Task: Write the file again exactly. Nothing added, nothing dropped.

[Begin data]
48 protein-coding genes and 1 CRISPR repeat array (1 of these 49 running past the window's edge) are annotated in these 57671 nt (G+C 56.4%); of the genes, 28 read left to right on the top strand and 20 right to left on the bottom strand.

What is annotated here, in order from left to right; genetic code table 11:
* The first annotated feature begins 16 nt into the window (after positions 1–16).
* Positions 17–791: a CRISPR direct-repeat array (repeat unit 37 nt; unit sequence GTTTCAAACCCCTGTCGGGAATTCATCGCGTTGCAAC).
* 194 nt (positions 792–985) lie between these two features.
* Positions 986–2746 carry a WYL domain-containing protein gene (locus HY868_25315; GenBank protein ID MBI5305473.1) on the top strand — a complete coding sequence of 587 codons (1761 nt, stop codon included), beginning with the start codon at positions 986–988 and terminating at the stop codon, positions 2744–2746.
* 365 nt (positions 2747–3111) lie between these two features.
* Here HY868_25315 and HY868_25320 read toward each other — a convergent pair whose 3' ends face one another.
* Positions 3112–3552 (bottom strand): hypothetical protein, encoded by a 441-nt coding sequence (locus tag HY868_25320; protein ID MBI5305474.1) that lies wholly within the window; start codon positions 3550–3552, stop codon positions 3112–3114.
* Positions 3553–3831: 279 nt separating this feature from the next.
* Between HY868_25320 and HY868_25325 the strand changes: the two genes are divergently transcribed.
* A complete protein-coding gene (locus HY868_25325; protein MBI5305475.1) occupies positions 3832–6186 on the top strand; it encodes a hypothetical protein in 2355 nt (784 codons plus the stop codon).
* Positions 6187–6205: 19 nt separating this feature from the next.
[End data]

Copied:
48 protein-coding genes and 1 CRISPR repeat array (1 of these 49 running past the window's edge) are annotated in these 57671 nt (G+C 56.4%); of the genes, 28 read left to right on the top strand and 20 right to left on the bottom strand.

What is annotated here, in order from left to right; genetic code table 11:
* The first annotated feature begins 16 nt into the window (after positions 1–16).
* Positions 17–791: a CRISPR direct-repeat array (repeat unit 37 nt; unit sequence GTTTCAAACCCCTGTCGGGAATTCATCGCGTTGCAAC).
* 194 nt (positions 792–985) lie between these two features.
* Positions 986–2746 carry a WYL domain-containing protein gene (locus HY868_25315; GenBank protein ID MBI5305473.1) on the top strand — a complete coding sequence of 587 codons (1761 nt, stop codon included), beginning with the start codon at positions 986–988 and terminating at the stop codon, positions 2744–2746.
* 365 nt (positions 2747–3111) lie between these two features.
* Here HY868_25315 and HY868_25320 read toward each other — a convergent pair whose 3' ends face one another.
* Positions 3112–3552 (bottom strand): hypothetical protein, encoded by a 441-nt coding sequence (locus tag HY868_25320; protein ID MBI5305474.1) that lies wholly within the window; start codon positions 3550–3552, stop codon positions 3112–3114.
* Positions 3553–3831: 279 nt separating this feature from the next.
* Between HY868_25320 and HY868_25325 the strand changes: the two genes are divergently transcribed.
* A complete protein-coding gene (locus HY868_25325; protein MBI5305475.1) occupies positions 3832–6186 on the top strand; it encodes a hypothetical protein in 2355 nt (784 codons plus the stop codon).
* Positions 6187–6205: 19 nt separating this feature from the next.